I split most of my time this week between the SCOSYA project and the Historical Thesaurus. The launch of the SCOSYA atlases is scheduled to take place in November and I had suggested to Jennifer that it might be good to provide access to the project’s data via tables rather than through the atlas interfaces. This is because although the atlases look great and are a nice interactive way of accessing and visualising the data, some people prefer looking at tables of data instead, and other people may struggle to use the interactive atlases due to accessibility issues, but may still want to be able to view the project’s data. We will of course provide free access to the project’s API, through which all of the data can be accessed as CSV or JSON files, or can even be incorporated into a completely new interface, but I thought it might be useful if we provided text-based access to the data through the project’s front-end as well. Jennifer agreed that this would be useful, so I spent some time writing a specification document for the new features, sending it to the team for feedback and developing the new features.
I created four new features. First was a table of dialect samples, which lists all of the locations that have dialect sample recordings and provides access to these recordings and the text that accompanies them, replicating the data as found on the ‘home’ map of the public atlas. The second feature provides a tabular list of all of the locations that have community voice recordings. Clicking on a location then displays the recordings and the transcriptions of each, as the following screenshot shows:
The third new feature lists all of the examples that can be browsed for through the public atlas. You can then click on one of these examples to listen to the example sound clips of the example and to view a table of results for all of the questionnaire locations. Users can also click through to view this example on the atlas itself too, as I figured that some people might want to view the results as a table but then see how these look on the atlas too. The following screenshot shows the ‘explore’ feature for a particular example:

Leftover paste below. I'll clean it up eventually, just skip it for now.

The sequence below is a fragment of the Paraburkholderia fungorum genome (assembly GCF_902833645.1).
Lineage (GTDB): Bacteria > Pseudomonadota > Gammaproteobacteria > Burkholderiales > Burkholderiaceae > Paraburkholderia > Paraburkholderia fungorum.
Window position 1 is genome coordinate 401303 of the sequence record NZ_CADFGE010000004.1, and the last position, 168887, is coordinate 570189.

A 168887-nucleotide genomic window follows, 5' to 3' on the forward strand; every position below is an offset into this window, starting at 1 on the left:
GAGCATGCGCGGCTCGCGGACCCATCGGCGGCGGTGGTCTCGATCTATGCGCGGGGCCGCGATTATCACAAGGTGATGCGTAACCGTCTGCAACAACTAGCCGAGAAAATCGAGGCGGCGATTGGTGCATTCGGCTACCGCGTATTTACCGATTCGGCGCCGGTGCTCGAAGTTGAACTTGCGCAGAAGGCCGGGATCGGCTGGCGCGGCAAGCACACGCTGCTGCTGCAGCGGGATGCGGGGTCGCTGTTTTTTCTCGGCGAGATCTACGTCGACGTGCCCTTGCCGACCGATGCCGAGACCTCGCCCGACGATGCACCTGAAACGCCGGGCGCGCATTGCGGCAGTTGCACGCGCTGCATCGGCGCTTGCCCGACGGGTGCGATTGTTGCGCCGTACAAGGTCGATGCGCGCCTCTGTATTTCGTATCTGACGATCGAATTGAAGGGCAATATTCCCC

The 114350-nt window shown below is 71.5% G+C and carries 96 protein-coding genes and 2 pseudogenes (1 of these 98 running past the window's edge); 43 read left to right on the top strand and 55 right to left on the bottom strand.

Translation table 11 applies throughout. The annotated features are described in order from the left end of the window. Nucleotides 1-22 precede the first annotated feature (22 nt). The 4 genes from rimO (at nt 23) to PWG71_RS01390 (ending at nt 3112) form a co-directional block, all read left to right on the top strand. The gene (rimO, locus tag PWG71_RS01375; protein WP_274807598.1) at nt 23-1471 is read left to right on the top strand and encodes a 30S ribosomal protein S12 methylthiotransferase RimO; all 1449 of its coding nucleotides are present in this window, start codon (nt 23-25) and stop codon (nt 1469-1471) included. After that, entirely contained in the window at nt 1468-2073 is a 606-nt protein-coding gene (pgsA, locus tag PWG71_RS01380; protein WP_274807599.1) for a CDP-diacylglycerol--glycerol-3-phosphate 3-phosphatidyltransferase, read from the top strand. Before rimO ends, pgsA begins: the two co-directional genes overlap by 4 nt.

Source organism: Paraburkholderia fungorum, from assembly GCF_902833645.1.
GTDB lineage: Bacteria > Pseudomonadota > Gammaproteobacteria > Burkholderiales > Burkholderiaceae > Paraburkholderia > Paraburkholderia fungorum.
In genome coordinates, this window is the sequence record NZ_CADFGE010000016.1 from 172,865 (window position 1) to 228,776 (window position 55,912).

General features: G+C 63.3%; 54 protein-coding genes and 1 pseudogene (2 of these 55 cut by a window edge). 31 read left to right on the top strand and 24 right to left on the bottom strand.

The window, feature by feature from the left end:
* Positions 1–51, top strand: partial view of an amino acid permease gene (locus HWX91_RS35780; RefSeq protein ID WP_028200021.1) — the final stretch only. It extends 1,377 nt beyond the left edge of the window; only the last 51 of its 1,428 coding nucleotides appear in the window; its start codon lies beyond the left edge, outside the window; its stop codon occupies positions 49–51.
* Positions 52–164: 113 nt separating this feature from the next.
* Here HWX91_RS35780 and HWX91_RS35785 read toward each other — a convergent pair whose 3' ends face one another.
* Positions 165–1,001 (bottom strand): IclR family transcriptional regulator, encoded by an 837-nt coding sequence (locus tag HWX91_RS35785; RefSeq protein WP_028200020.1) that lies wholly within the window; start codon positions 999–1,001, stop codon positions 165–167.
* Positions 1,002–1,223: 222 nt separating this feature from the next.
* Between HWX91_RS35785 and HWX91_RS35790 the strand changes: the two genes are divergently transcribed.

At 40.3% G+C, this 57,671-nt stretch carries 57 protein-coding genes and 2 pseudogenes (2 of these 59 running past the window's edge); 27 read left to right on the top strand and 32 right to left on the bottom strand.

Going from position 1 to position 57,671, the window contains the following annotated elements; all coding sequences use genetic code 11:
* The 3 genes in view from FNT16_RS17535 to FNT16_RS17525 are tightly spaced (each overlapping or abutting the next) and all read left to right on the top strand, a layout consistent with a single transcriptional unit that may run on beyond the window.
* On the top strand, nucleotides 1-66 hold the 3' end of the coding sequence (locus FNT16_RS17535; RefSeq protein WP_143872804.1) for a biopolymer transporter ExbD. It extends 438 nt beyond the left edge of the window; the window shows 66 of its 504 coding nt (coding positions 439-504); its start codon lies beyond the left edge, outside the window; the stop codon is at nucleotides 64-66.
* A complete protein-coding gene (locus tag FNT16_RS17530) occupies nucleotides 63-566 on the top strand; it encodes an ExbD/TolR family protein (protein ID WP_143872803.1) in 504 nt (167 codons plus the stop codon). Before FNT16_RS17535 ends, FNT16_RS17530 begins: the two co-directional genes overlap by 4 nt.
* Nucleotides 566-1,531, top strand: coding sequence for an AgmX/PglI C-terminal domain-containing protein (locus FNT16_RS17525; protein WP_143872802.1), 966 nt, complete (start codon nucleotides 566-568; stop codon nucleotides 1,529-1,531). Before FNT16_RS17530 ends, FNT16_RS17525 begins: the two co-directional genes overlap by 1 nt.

The fourth new feature replicates the full list of examples as found in the linguists’ atlas. There are many examples nested within parent and sub-parent categories and it can be a bit difficult to get a clear picture of what is available through the nested menus in the atlas, so this new feature provides access to a complete list of the examples that is fully expanded and more easy to view, as the following screenshot demonstrates:
It’s then possible to click on an example to view the results of this example for every location in a table, again with a link through to the result on the atlas, which then enables the user to customise the display of results further, for example focussing on older or younger speakers or limiting the display to particular rating levels.
Finally for the project this week I met with Jennifer and E to discuss the ancillary pages and text that need to be put in place before the launch, and we discussed the launch itself and what this would involve.
For the HT I generated some datasets that an external researcher had requested from the Thesaurus of Old English data, and I generated some further datasets from the main HT database for another request. I also started to implement a system to generate the new dates table. I created the necessary table and wrote a function that takes a lexeme and goes through all of the 19 date fields to generate the rows that would need to be created for the lexeme. As of yet I haven’t set this running on the whole dataset, but instead I’ve created a test script that allows you to pass a catid and view all of the date rows that would be created for each lexeme in the category so I (and Marc and Fraser) can test things out. I’ve tested it out with categories that have some complicated date structures and so far I’ve not encountered any unexpected behaviour, apart from one thing: Some lexemes have a full date such as ‘1623 Dict. + 1642–1711’. The script doesn’t analyse the ‘fulldate’ field but instead looks at each of the actual date fields. There is only one ‘label’ field so it’s not possible to ascertain that in this case the label is associated with the first date. Instead the script always associates the label with the last date that a lexeme has. I’m not sure how common it is for a label to appear in the middle of a full date, but it definitely crops up fairly regularly when I load a random category on the HT homepage, always as ‘Dict.’ so far. We’ll need to see what we can do about this, if it turns out to be important, which I guess it probably will.
Also this week I performed some App Manager duties, had a conversation with Dauvit Broun, Nigel Leask and the RDM team about the ArtsLab session on data management plans next week, and spoke to Ann Ferguson of the DSL about how changes to the XML structure of entries will be reflected in the front-end of the DSL.